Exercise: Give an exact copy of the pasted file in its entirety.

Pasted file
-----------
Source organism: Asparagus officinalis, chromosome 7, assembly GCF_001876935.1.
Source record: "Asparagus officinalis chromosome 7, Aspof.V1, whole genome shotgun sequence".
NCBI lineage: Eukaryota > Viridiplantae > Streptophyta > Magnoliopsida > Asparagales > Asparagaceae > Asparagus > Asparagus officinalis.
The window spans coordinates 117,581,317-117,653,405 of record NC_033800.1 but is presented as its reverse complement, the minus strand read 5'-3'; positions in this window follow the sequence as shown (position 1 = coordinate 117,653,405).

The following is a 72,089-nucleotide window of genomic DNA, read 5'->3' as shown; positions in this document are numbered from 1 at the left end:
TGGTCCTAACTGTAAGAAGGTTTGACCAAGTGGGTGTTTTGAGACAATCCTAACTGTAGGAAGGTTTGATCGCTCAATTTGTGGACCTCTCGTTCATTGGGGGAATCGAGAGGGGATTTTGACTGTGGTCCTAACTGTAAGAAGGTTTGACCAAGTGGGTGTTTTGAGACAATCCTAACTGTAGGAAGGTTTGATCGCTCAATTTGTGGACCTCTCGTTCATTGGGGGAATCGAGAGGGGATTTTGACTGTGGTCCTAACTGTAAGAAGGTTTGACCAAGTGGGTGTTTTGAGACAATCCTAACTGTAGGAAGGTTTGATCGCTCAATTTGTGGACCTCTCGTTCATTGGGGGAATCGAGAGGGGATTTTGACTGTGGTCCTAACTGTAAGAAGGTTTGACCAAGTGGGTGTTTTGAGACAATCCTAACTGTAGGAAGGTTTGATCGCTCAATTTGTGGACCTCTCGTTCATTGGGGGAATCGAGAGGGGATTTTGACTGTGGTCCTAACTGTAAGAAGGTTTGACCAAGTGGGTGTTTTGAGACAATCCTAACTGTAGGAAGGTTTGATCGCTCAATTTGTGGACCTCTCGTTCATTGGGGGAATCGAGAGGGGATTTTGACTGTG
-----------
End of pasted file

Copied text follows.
Source organism: Asparagus officinalis, chromosome 7, assembly GCF_001876935.1.
Source record: "Asparagus officinalis chromosome 7, Aspof.V1, whole genome shotgun sequence".
NCBI lineage: Eukaryota > Viridiplantae > Streptophyta > Magnoliopsida > Asparagales > Asparagaceae > Asparagus > Asparagus officinalis.
The window spans coordinates 117,581,317-117,653,405 of record NC_033800.1 but is presented as its reverse complement, the minus strand read 5'-3'; positions in this window follow the sequence as shown (position 1 = coordinate 117,653,405).

The following is a 72,089-nucleotide window of genomic DNA, read 5'->3' as shown; positions in this document are numbered from 1 at the left end:
TGGTCCTAACTGTAAGAAGGTTTGACCAAGTGGGTGTTTTGAGACAATCCTAACTGTAGGAAGGTTTGATCGCTCAATTTGTGGACCTCTCGTTCATTGGGGGAATCGAGAGGGGATTTTGACTGTGGTCCTAACTGTAAGAAGGTTTGACCAAGTGGGTGTTTTGAGACAATCCTAACTGTAGGAAGGTTTGATCGCTCAATTTGTGGACCTCTCGTTCATTGGGGGAATCGAGAGGGGATTTTGACTGTGGTCCTAACTGTAAGAAGGTTTGACCAAGTGGGTGTTTTGAGACAATCCTAACTGTAGGAAGGTTTGATCGCTCAATTTGTGGACCTCTCGTTCATTGGGGGAATCGAGAGGGGATTTTGACTGTGGTCCTAACTGTAAGAAGGTTTGACCAAGTGGGTGTTTTGAGACAATCCTAACTGTAGGAAGGTTTGATCGCTCAATTTGTGGACCTCTCGTTCATTGGGGGAATCGAGAGGGGATTTTGACTGTGGTCCTAACTGTAAGAAGGTTTGACCAAGTGGGTGTTTTGAGACAATCCTAACTGTAGGAAGGTTTGATCGCTCAATTTGTGGACCTCTCGTTCATTGGGGGAATCGAGAGGGGATTTTGACTGTG